Jumpman Gaming And Progress Play Fined By UKGC For Multiple Failings

UKGC Jumpman Gaming Progress Play

Mobile gambling operators Jumpman Gaming Limited and Progress Play have been fined by the UK Gambling Commission for multiple failings.

The Gambling Commission announced the regulatory action in a news post, revealing that the two businesses will pay a total of £675,000 in settlements after investigations found social responsibility and anti-money laundering failures.

The Commission’s report states that Jumpman Gaming Limited, the operator of 243 websites, will pay £500,000, and Progress Play, the operator of 201 websites, will pay £175,718 to the National Strategy to Reduce Gambling Harms.

Speaking about the failings, Leanne Oxley, the Gambling Commission Director of Enforcement and Intelligence, said: “We will always clamp down on operators who fail in their obligations to keep gambling safe and crime-free.

“We encourage other operators to consider the failings identified in these cases carefully, and consider what improvements they can make in their own businesses.”

The news comes after the Gambling Commission announced new rules in April to protect at-risk customers, requiring operators to monitor a diverse range of indicators to identify gambling harm.

Jumpman Gaming’s Failings

According to the Gambling Commission, the organisation’s investigation between February and July 2020 found failings in the operator’s implementation of anti-money laundering policies, procedures and controls, and deficiencies in its responsible gambling policies, procedures, controls and practices, including weakness in implementation.

The Commission found that customers at Jumpman Gaming websites were able to deposit and lose well in excess of the average UK income before reviews were conducted and that the operator failed to comply with its own policy when customers met AML alert triggers.

Examples shared by the Commission include a customer who gambled and lost in excess of £5,000 before the first email customer due diligence (CDD) documents were sent. Another example includes Jumpman Gaming requesting CDD documents from a customer after they met the deposit trigger but allowing the customer to continue gambling until they list £23,500.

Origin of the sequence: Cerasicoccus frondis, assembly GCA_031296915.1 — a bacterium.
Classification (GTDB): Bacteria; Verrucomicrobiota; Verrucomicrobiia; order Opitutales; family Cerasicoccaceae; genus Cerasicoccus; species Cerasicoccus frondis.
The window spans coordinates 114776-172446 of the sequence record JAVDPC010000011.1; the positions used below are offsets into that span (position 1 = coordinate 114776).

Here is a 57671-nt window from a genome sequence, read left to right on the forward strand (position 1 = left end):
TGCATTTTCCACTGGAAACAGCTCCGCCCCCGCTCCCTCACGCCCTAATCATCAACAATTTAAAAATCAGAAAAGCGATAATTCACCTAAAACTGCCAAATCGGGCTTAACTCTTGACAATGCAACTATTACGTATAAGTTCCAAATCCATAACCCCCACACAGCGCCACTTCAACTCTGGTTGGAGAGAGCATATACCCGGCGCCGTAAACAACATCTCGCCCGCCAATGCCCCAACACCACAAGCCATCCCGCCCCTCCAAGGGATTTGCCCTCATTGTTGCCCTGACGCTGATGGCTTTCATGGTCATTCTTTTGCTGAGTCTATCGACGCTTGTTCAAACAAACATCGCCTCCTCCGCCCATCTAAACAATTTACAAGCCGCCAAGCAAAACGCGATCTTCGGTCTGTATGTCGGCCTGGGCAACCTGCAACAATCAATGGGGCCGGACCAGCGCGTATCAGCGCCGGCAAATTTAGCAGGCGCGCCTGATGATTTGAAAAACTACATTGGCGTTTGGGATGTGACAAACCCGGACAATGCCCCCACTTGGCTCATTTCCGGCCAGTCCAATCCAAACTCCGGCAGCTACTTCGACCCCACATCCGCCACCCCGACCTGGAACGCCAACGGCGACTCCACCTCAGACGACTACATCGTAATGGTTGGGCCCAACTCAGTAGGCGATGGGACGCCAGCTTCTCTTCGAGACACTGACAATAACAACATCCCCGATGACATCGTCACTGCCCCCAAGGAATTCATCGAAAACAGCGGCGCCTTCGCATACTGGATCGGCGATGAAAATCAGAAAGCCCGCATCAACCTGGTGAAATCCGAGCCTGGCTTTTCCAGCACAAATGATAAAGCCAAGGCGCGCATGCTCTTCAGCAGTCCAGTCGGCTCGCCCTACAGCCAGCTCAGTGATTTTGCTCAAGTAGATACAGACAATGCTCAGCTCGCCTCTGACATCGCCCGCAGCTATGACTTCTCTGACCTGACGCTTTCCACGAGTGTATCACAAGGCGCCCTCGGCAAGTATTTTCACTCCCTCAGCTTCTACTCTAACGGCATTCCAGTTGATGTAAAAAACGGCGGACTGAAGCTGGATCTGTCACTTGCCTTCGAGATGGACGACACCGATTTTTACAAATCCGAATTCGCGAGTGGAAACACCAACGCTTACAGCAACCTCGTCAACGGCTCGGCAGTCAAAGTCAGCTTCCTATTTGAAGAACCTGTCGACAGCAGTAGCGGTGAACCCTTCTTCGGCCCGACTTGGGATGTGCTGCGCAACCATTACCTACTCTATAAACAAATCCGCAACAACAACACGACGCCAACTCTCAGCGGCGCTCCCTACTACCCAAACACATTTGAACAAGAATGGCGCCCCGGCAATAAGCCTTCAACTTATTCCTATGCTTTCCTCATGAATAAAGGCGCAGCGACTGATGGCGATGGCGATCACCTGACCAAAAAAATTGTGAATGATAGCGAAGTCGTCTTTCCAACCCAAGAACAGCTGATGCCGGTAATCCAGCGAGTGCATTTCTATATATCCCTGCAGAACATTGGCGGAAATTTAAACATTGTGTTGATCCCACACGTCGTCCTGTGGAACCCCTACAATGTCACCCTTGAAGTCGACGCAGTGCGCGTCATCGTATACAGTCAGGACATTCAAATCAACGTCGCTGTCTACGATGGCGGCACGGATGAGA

In relation to social responsibility failings, the Commission found that Jumpman Gaming allowed a customer to lose over £15,000 in less than a month without sufficient evidence gathered, which confirmed if they could afford to do so.

The operator also allowed a customer to lose over £20,000 in approximately six weeks before any consideration was given to their affordability, and another customer lost almost £19,000 in four months without sufficient evidence.

As a result of the above, Jumpman Gaming accepted the findings and the Gambling Commission’s penalty of £500,000, which will be directed to the National Strategy to Reduce Gambling Harms with £13,594.30 covering the Commission’s costs of investigating the case.

Progress Play’s Failings

Meanwhile, the Commission found that Progress Play failed to apply its own source of funds (SOF) policy when customers hit triggers, lacked a clear rationale regarding decision-making over SOF, failed to effectively review the SOF information provided, and failed to perform ongoing customer due diligence checks.

Following an investigation into the operator, the Commission found that customers were given 14 days to provide information to support their SOF but were able to continue gambling during the period.

The organisation also found that it failed numerous social responsibility policies, including a lack of evidence that Progress Play undertook reviews regarding the effectiveness or impact of its interactions with customers, failed to implement proactive gambling control measures, did not conduct affordability assessments on individuals picked up by existing or new thresholds or triggers, and more.

As a result, Progress Play has been hit with a £175,718 penalty directed towards the National Strategy to Reduce Gambling Harms with £12,466.35 covering the Commission’s costs of investigating the case.